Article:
Sun-Dried Tomatoes are just that kind of “special”. They can just add that special “oomph” to any dish — Pasta, eggs, green salads, hummus, homemade flax crackers.
I love them dripping with olive oil or crispy dry. I love them flying in the sky…(ahem…just kidding). Either way, their sweetness and depth of flavor is just exquisite.
But are they expensive — about $20 per pound — Ouch!
I used to purchase these sun-dried lovelies in a large bulk bag (kind of the way that I do everything — bulk, that is :-)) when we lived in the Chicago area.
But once we moved to Oklahoma and then to Michigan, I couldn't find them anymore. I went on a pretty thorough hunt — calling stores, searching the internet…No dice. The company that used to produce the big bulk bags only sells teensy-weensy overpriced tomatoes now. I just couldn't find them for a reasonable price anywhere.
But one day it occurred to me. Sun. Dried. Tomatoes. “Does it really need to be the sun? You've got a dehydrator, Adrienne.” There must be a way.
And there is!
And it's super easy-peasy.
If you've been on my blog over the past week, you have seen that we've been having quite the tomato extravaganza.
Check out some of the details in my posts on:
First of all, let me tell you there's a lot of
info on sun-dried tomatoes on the web.
There are posts recommending
- soaking the tomatoes and peeling them
- removing seeds
- using only certain kinds of tomatoes
- making special screens to dry the tomatoes in the sun
- storing tomatoes in special jars and freezer bags
All of these are a lot of work, but none are necessary for this already-too-busy-mom.
Now, let me say first, that I have been making sun-dried tomatoes with added oil and seasonings for years and I will be sharing my recipe for Seasoned Sun-Dried Tomatoes later this week. However, I was so overwhelmed with all of these tomatoes that I needed something even faster and so — voila!
I decided to simplify this process as much as I could and make it easier for all of us. And the results are, well – wonderful!
This post may contain affiliate links from which I will earn a commission.
- Use any type of tomatoes. Most people dry Roma and Cherry since they're more meaty. But my large heirloom tomatoes turned out just great! Aren't they beautiful?
- Don't use “mushy” tomatoes for drying. They take forever to dry.
- Excalibur recommends drying tomatoes at about 155 degrees since there's a lot of moisture in the tomatoes – this prevents molding. I've done OK at lower temps, but we did lose some tomatoes this summer due to drying at a lower temp. Thanks to a reader's question, now I know why :-).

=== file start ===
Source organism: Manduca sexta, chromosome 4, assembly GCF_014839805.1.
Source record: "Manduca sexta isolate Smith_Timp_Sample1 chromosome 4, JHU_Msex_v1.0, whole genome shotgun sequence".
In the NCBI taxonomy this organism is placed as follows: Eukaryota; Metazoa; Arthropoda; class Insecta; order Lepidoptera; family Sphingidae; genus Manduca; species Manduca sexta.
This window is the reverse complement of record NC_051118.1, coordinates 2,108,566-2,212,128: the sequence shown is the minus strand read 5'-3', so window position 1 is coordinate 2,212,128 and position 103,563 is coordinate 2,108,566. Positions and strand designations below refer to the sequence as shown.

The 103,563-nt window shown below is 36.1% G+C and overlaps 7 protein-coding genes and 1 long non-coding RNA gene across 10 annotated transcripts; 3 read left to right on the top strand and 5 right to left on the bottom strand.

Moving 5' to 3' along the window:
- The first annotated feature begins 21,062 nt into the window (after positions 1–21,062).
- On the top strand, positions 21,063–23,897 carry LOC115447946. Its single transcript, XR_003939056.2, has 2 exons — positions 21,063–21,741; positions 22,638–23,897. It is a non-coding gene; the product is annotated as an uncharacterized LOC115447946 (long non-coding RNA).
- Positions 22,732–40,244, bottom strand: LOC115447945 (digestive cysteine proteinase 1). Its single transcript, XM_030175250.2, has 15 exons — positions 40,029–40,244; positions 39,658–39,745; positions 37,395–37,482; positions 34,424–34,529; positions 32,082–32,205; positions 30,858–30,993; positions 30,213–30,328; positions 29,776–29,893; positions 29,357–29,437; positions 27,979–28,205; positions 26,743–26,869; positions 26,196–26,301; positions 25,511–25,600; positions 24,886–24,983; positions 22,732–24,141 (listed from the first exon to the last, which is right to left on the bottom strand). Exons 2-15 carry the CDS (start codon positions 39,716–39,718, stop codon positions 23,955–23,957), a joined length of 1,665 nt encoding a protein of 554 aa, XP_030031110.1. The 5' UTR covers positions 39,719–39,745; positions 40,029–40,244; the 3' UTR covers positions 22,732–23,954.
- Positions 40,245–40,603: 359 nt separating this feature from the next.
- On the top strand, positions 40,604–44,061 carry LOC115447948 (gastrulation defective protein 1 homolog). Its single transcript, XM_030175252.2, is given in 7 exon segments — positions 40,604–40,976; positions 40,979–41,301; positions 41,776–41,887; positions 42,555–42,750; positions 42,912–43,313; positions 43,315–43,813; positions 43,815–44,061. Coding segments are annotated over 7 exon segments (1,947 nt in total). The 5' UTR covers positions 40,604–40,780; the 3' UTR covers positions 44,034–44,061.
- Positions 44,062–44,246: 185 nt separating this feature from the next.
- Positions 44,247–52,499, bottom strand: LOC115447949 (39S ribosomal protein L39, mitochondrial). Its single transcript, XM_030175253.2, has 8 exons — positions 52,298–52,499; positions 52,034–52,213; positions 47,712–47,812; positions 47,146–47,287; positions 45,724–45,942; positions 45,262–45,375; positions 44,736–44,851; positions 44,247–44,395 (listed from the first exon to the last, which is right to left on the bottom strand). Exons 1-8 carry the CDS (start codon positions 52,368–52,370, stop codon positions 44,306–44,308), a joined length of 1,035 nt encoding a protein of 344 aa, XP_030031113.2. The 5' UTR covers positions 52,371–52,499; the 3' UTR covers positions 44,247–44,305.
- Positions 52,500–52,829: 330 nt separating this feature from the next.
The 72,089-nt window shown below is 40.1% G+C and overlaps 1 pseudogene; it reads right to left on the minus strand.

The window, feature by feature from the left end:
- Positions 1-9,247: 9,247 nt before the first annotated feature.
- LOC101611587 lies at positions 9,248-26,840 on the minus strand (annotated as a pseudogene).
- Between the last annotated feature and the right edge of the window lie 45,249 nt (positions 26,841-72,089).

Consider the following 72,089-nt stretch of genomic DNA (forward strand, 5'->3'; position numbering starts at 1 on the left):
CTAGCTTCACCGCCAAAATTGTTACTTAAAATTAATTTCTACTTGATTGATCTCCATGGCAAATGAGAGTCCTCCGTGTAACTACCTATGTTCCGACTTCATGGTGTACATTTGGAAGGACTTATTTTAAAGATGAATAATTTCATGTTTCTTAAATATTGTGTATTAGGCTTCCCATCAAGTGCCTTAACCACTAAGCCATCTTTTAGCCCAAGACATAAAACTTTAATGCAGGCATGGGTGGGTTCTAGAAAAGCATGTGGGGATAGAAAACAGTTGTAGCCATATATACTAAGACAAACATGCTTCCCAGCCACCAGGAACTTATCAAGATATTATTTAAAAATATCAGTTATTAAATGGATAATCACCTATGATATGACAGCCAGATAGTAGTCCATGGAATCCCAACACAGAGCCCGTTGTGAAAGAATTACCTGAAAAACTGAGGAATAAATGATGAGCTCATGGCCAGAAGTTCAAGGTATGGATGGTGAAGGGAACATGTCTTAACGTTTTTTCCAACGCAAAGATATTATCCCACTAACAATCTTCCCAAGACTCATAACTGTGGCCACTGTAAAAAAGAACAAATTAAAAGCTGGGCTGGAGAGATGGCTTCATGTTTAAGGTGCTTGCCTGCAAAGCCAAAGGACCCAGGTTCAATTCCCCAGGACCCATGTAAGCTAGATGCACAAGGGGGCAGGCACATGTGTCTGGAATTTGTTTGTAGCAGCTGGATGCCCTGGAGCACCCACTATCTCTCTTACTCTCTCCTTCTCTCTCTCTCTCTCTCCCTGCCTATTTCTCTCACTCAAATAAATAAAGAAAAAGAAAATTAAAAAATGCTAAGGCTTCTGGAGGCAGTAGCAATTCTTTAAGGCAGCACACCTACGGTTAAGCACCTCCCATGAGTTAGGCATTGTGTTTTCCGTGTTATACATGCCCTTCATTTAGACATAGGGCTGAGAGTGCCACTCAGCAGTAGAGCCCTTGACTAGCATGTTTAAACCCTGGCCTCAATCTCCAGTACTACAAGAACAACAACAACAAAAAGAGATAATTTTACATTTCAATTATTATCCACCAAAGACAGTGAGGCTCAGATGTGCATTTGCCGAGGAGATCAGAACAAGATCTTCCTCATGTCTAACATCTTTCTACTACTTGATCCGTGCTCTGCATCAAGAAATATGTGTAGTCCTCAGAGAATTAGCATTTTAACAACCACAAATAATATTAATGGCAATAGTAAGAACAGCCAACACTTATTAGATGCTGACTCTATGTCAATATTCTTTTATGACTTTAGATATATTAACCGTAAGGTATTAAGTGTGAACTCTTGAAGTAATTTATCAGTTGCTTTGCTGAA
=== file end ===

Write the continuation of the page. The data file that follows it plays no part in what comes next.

- When drying tomato “ends”, place the slice on the sheet with the skin side down so it dries well.
- You can, of course, dry your tomatoes in an oven as well. However, there are TONS of reasons why the dehydrator is better.
– you can dry foods at a low enough temperature so they still have their enzymes intact
– you can dry MORE foods at once (I can fit about 25 cups of nuts or seeds in my Excalibur Dehydrator
– who wants an oven on in the middle of the summer?
– the Excalibur Dehydrator is way more efficient than an oven since the fan circulates the warm air
Below are some Heirloom Tomatoes we got — lovely!
Tomatoes after drying….
Bagged up and ready to store
What You Will Need
You will need the following things to make this recipe:
Salt (optional. I recommend Real Salt)
Olive Oil (optional)
Twixit Clips (I love these clips for sealing my tomatoes in bags)
Easiest Homemade Sun-Dried Tomatoes
- salt (optional)
- olive oil (optional. Just drizzle some on top if you like)
See below for photos. Slice tomatoes into uniform thickness (so they dry at about the same rate). If you will be using the olive oil and salt, place tomatoes in a bowl, drizzle and sprinkle and toss lightly.
- Place on dehydrator trays (using non-stick sheets) or on a cookie sheet if using your oven. Once they are partially dry (i.e. not "goopy" anymore, remove the non-stick sheets and dry directly on the rack for quicker drying.
- Dry until no moisture remains, but tomatoes are still flexible. (Don't worry - if they get stiff and dry, they still taste great!)
- Store in an airtight container, in the fridge or freezer for long term. I use the same small 4 x 2 x 8 2 mil bags from Country Life that I've written about before. And I seal them with these handy-dandy "I can't deal with twist ties" Twixit Clips.
More Dehydrator Posts:
Well, that's it! You're now ready to make sun-dried tomatoes that taste great and are great for your whole food budget as well!
Do you have a favorite food that you'd like to make for less?